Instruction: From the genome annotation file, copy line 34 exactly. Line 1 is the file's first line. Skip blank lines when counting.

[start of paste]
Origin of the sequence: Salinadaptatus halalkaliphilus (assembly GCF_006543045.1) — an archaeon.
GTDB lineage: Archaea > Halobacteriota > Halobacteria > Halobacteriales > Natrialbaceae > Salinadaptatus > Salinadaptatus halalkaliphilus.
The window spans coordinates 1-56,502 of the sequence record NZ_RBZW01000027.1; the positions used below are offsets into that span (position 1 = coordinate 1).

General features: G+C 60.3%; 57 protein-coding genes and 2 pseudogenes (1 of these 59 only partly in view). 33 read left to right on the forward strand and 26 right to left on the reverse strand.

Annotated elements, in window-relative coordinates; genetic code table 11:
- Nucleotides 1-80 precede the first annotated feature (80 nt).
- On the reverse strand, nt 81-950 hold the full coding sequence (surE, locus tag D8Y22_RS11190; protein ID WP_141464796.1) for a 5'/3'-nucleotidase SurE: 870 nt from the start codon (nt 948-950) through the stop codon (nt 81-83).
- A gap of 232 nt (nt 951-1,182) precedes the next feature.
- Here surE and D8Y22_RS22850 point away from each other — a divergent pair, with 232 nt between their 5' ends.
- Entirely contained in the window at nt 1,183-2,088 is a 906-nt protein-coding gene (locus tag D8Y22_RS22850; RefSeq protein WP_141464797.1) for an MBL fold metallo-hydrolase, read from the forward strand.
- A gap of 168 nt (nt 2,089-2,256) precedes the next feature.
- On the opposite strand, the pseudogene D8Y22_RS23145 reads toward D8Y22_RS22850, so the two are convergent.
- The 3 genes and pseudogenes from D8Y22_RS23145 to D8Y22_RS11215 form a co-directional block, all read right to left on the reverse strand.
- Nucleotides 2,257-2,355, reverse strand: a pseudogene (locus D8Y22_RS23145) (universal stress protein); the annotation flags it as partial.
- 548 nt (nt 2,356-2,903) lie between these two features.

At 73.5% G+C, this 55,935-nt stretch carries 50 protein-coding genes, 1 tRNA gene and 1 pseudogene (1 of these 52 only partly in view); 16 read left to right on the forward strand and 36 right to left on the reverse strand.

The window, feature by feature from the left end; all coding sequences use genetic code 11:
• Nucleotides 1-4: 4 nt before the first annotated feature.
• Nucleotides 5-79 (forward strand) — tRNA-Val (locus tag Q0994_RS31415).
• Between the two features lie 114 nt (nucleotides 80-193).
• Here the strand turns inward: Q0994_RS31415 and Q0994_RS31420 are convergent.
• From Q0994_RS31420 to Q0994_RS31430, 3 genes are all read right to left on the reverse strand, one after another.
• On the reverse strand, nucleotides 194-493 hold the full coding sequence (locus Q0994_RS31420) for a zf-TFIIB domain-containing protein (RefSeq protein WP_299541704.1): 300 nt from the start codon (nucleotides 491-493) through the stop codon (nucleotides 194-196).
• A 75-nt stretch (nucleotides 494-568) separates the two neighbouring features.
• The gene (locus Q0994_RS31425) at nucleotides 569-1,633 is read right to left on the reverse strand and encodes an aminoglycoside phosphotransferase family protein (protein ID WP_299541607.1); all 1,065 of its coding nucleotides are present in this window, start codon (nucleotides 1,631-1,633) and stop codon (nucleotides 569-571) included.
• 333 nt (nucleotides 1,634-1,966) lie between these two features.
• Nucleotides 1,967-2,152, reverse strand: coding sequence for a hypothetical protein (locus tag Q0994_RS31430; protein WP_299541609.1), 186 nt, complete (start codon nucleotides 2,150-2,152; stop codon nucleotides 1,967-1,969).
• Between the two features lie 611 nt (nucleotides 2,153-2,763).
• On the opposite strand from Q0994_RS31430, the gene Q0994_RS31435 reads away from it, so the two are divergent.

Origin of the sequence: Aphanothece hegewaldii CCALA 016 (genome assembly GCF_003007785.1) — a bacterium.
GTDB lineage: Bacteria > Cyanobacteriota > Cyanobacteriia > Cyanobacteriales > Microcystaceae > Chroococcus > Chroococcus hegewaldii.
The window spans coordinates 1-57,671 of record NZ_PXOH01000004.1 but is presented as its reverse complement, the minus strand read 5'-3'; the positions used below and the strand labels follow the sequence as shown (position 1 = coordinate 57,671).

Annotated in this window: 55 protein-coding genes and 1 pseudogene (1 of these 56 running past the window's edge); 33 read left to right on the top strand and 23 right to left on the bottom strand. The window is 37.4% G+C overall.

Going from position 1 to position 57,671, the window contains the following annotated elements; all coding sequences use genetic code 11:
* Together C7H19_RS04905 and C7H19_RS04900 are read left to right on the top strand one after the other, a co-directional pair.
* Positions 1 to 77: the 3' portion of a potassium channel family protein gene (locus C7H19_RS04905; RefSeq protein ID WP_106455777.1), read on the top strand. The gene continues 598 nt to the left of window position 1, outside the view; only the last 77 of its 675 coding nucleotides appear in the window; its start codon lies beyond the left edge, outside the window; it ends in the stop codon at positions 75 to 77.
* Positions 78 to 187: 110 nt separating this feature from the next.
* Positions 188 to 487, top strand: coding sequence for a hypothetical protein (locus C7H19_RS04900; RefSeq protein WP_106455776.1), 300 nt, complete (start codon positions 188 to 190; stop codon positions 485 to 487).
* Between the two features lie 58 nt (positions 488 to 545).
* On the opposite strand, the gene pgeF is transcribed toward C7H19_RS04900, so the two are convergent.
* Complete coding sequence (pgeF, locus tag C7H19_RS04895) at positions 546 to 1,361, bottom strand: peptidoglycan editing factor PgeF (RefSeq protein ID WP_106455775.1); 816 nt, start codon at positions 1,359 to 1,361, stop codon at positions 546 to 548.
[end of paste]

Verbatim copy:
Going from position 1 to position 57,671, the window contains the following annotated elements; all coding sequences use genetic code 11: